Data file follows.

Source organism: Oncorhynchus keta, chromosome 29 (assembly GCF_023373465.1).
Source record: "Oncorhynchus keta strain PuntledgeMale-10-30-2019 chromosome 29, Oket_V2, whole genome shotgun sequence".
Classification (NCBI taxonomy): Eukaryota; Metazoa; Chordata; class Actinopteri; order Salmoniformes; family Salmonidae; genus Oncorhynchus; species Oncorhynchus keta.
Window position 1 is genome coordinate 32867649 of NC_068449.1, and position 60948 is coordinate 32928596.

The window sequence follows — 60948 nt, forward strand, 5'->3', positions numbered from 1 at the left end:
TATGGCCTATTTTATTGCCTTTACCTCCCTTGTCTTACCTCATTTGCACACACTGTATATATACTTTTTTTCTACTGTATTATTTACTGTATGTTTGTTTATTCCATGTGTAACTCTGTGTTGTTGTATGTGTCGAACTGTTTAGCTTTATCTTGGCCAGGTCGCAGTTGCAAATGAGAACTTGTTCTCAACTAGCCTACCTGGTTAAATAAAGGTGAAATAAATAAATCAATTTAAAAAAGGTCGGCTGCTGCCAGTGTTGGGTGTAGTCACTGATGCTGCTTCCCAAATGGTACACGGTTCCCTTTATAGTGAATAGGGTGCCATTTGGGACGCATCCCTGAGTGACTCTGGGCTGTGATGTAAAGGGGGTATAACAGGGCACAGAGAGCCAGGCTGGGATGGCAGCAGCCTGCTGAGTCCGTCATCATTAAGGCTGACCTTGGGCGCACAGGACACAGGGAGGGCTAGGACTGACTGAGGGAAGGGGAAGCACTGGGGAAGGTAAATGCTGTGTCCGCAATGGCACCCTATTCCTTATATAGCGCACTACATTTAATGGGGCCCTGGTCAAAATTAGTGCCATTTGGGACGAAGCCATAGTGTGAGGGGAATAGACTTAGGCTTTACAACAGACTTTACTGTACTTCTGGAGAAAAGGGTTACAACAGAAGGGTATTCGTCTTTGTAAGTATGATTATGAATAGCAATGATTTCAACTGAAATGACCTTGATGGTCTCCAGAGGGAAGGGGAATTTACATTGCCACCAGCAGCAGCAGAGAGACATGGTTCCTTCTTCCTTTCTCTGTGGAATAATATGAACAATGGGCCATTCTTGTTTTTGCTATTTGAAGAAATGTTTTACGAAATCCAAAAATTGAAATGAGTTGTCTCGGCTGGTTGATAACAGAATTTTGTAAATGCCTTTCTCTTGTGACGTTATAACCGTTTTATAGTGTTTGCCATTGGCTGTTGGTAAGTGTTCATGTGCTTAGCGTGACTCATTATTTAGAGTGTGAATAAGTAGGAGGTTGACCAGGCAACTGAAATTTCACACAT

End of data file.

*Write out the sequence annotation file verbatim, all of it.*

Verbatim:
Source organism: Oncorhynchus keta, chromosome 29 (assembly GCF_023373465.1).
Source record: "Oncorhynchus keta strain PuntledgeMale-10-30-2019 chromosome 29, Oket_V2, whole genome shotgun sequence".
Classification (NCBI taxonomy): Eukaryota; Metazoa; Chordata; class Actinopteri; order Salmoniformes; family Salmonidae; genus Oncorhynchus; species Oncorhynchus keta.
Window position 1 is genome coordinate 32867649 of NC_068449.1, and position 60948 is coordinate 32928596.

The window sequence follows — 60948 nt, forward strand, 5'->3', positions numbered from 1 at the left end:
TATGGCCTATTTTATTGCCTTTACCTCCCTTGTCTTACCTCATTTGCACACACTGTATATATACTTTTTTTCTACTGTATTATTTACTGTATGTTTGTTTATTCCATGTGTAACTCTGTGTTGTTGTATGTGTCGAACTGTTTAGCTTTATCTTGGCCAGGTCGCAGTTGCAAATGAGAACTTGTTCTCAACTAGCCTACCTGGTTAAATAAAGGTGAAATAAATAAATCAATTTAAAAAAGGTCGGCTGCTGCCAGTGTTGGGTGTAGTCACTGATGCTGCTTCCCAAATGGTACACGGTTCCCTTTATAGTGAATAGGGTGCCATTTGGGACGCATCCCTGAGTGACTCTGGGCTGTGATGTAAAGGGGGTATAACAGGGCACAGAGAGCCAGGCTGGGATGGCAGCAGCCTGCTGAGTCCGTCATCATTAAGGCTGACCTTGGGCGCACAGGACACAGGGAGGGCTAGGACTGACTGAGGGAAGGGGAAGCACTGGGGAAGGTAAATGCTGTGTCCGCAATGGCACCCTATTCCTTATATAGCGCACTACATTTAATGGGGCCCTGGTCAAAATTAGTGCCATTTGGGACGAAGCCATAGTGTGAGGGGAATAGACTTAGGCTTTACAACAGACTTTACTGTACTTCTGGAGAAAAGGGTTACAACAGAAGGGTATTCGTCTTTGTAAGTATGATTATGAATAGCAATGATTTCAACTGAAATGACCTTGATGGTCTCCAGAGGGAAGGGGAATTTACATTGCCACCAGCAGCAGCAGAGAGACATGGTTCCTTCTTCCTTTCTCTGTGGAATAATATGAACAATGGGCCATTCTTGTTTTTGCTATTTGAAGAAATGTTTTACGAAATCCAAAAATTGAAATGAGTTGTCTCGGCTGGTTGATAACAGAATTTTGTAAATGCCTTTCTCTTGTGACGTTATAACCGTTTTATAGTGTTTGCCATTGGCTGTTGGTAAGTGTTCATGTGCTTAGCGTGACTCATTATTTAGAGTGTGAATAAGTAGGAGGTTGACCAGGCAACTGAAATTTCACACAT